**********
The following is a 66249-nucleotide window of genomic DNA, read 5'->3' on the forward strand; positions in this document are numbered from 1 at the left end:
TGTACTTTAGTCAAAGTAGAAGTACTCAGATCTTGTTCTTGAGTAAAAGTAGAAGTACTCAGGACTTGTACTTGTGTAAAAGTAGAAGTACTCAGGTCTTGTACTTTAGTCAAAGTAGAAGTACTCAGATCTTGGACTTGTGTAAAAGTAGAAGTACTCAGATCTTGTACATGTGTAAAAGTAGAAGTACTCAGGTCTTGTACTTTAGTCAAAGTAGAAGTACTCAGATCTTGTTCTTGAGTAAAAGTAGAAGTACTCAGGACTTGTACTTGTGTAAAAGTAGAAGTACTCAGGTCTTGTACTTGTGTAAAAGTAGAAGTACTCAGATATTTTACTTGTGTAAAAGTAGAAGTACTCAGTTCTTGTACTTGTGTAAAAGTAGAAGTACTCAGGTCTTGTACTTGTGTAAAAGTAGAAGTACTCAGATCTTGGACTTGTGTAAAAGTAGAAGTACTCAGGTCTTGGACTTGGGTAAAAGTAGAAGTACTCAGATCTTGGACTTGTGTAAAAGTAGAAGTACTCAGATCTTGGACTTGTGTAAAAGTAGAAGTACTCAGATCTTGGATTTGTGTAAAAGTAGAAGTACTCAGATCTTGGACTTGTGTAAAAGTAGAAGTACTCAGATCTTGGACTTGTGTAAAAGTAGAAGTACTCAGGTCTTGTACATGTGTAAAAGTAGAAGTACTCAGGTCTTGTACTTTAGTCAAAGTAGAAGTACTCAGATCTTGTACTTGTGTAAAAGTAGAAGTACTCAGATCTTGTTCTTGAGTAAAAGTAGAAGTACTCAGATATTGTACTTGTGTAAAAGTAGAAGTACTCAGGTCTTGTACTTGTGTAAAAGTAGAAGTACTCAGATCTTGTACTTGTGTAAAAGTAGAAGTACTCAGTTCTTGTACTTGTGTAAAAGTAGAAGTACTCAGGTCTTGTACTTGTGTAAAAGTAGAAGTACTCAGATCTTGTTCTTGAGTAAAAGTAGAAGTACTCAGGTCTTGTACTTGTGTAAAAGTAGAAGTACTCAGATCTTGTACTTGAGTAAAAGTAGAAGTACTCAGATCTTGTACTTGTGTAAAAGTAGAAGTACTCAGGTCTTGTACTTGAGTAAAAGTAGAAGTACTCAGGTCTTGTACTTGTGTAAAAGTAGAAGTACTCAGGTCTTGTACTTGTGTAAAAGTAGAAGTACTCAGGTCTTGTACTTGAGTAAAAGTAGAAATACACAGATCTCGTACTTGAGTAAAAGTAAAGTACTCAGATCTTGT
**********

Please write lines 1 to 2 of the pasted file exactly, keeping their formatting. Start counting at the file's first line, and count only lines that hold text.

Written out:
The following is a 66249-nucleotide window of genomic DNA, read 5'->3' on the forward strand; positions in this document are numbered from 1 at the left end:
TGTACTTTAGTCAAAGTAGAAGTACTCAGATCTTGTTCTTGAGTAAAAGTAGAAGTACTCAGGACTTGTACTTGTGTAAAAGTAGAAGTACTCAGGTCTTGTACTTTAGTCAAAGTAGAAGTACTCAGATCTTGGACTTGTGTAAAAGTAGAAGTACTCAGATCTTGTACATGTGTAAAAGTAGAAGTACTCAGGTCTTGTACTTTAGTCAAAGTAGAAGTACTCAGATCTTGTTCTTGAGTAAAAGTAGAAGTACTCAGGACTTGTACTTGTGTAAAAGTAGAAGTACTCAGGTCTTGTACTTGTGTAAAAGTAGAAGTACTCAGATATTTTACTTGTGTAAAAGTAGAAGTACTCAGTTCTTGTACTTGTGTAAAAGTAGAAGTACTCAGGTCTTGTACTTGTGTAAAAGTAGAAGTACTCAGATCTTGGACTTGTGTAAAAGTAGAAGTACTCAGGTCTTGGACTTGGGTAAAAGTAGAAGTACTCAGATCTTGGACTTGTGTAAAAGTAGAAGTACTCAGATCTTGGACTTGTGTAAAAGTAGAAGTACTCAGATCTTGGATTTGTGTAAAAGTAGAAGTACTCAGATCTTGGACTTGTGTAAAAGTAGAAGTACTCAGATCTTGGACTTGTGTAAAAGTAGAAGTACTCAGGTCTTGTACATGTGTAAAAGTAGAAGTACTCAGGTCTTGTACTTTAGTCAAAGTAGAAGTACTCAGATCTTGTACTTGTGTAAAAGTAGAAGTACTCAGATCTTGTTCTTGAGTAAAAGTAGAAGTACTCAGATATTGTACTTGTGTAAAAGTAGAAGTACTCAGGTCTTGTACTTGTGTAAAAGTAGAAGTACTCAGATCTTGTACTTGTGTAAAAGTAGAAGTACTCAGTTCTTGTACTTGTGTAAAAGTAGAAGTACTCAGGTCTTGTACTTGTGTAAAAGTAGAAGTACTCAGATCTTGTTCTTGAGTAAAAGTAGAAGTACTCAGGTCTTGTACTTGTGTAAAAGTAGAAGTACTCAGATCTTGTACTTGAGTAAAAGTAGAAGTACTCAGATCTTGTACTTGTGTAAAAGTAGAAGTACTCAGGTCTTGTACTTGAGTAAAAGTAGAAGTACTCAGGTCTTGTACTTGTGTAAAAGTAGAAGTACTCAGGTCTTGTACTTGTGTAAAAGTAGAAGTACTCAGGTCTTGTACTTGAGTAAAAGTAGAAATACACAGATCTCGTACTTGAGTAAAAGTAAAGTACTCAGATCTTGT